Left alone, the seriousness of Hank’s situation begins to sink in, and his blood runs cold. But his optimistic nature ultimately wins out. He becomes certain that the eclipse won’t just save his life—it’ll make him the greatest man in the kingdom. Thus, he’s shocked when the guards who open the door inform him that the stake is ready for his execution.
Despite his democratic idealism, when presented with the opportunity, Hank wants power and influence. And he’s even willing to use distinctly undemocratic means like lying and pretending to be a wizard to get it.
In answer to Hank’s protests that the execution was supposed to be the next day, the guards reply that it’s been moved forward. As they lead Hank into the courtyard, Clarence proudly explains that he’s responsible for the shift. To help Hank escape bondage without permanent damage to the sun, Clarence got the execution moved. He’s certain that dimming the sun just a little bit, without truly hurting it will convince the king to release Hank.
Hank’s plan depends on the timing of the eclipse—although he cannot control nature. Even though Hank is advanced by medieval standards, he is still just a man. Ironically, Hank’s predicament comes directly from the success of his own lie about being a wizard, which galvanized Clarence into action.
The terror of the 4,000 people who have gathered to watch the execution is palpable. They sit as still and silent as stones. Executioners tie Hank to the stake and pile logs around his legs. Then a monk raises his face to heaven and begins to pray in Latin.
The fear and desperation in the gathered crowd shows how simply the medieval people accept Hank’s claims of magical power. But the power to induce fear won’t do Hank any good unless he can follow through on his threat.
Suddenly, the monk falls silent. Hank follows his gaze and sees the beginning of the solar eclipse. Merlin shouts for Hank to be burned, but King Arthur stays the execution. Taking advantage of the moment, Hank stretches his arms toward the sun and orders everyone to freeze. The king begs him to spare the sun. Since he must let nature run its course, Hank stalls for time. He first confirms the date again with the monk, who says it’s the 21st of June. Earlier, when Clarence gave Hank the date, he was mistaken.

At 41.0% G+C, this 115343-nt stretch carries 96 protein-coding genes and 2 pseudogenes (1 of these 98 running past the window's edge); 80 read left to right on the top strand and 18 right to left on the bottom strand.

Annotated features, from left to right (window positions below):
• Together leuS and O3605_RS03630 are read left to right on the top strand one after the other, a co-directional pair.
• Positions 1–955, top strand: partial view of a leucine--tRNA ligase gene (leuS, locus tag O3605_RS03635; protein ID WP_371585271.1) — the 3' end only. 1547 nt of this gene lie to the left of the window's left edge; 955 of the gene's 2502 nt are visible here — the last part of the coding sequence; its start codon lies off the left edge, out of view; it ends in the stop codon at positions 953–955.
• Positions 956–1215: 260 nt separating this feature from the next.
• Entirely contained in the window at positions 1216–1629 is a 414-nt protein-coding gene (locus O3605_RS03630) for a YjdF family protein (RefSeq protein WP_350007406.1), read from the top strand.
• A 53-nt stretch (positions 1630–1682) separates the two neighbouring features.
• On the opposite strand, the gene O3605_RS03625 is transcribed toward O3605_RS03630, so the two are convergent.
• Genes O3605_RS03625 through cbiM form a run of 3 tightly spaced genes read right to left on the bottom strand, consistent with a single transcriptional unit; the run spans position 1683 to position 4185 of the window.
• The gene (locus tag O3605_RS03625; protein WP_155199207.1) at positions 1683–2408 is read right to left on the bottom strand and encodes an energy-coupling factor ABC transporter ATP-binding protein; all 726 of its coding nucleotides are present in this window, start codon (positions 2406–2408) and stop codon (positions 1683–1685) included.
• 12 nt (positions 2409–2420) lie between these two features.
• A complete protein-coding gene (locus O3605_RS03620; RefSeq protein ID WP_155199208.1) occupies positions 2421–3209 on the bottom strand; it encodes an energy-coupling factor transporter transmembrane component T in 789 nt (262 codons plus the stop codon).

Luckily for Hank, Clarence has gotten the dates wrong, and the eclipse begins just in the nick of time. Luckier still, Hank’s flair for the dramatic enables him to stall, since his magical “effect” depends on the eclipse’s timing. Any power that Hank gains over the medieval citizenry rests on his ability to make them believe that he controls events. Any loss to this aura of power will compromise the basis of his authority.
Hank tells King Arthur that he’s going to blot out the sun entirely, and he will restore it only if the king appoints him chief minister and executive. Arthur agrees and sends servants to fetch new clothes for him. This buys a little more time, but not quite enough. Hank must wait out the eclipse with the bluff that he’s allowing the darkness to make sure the king won’t go back on his word. As the sun begins to reappear, Hank pretends to dissolve the curse. The crowd’s cheers break the tension.
Hank plays the eclipse for all it’s worth; by the time the sun begins to reappear, he has earned his freedom and is well on his way to achieving his imperialistic ambitions to create a nineteenth-century outpost in the sixth century as the second most powerful man in the kingdom. His new clothes mark his changed status; no longer a monster or a prisoner, he is now marked as a man of power and influence.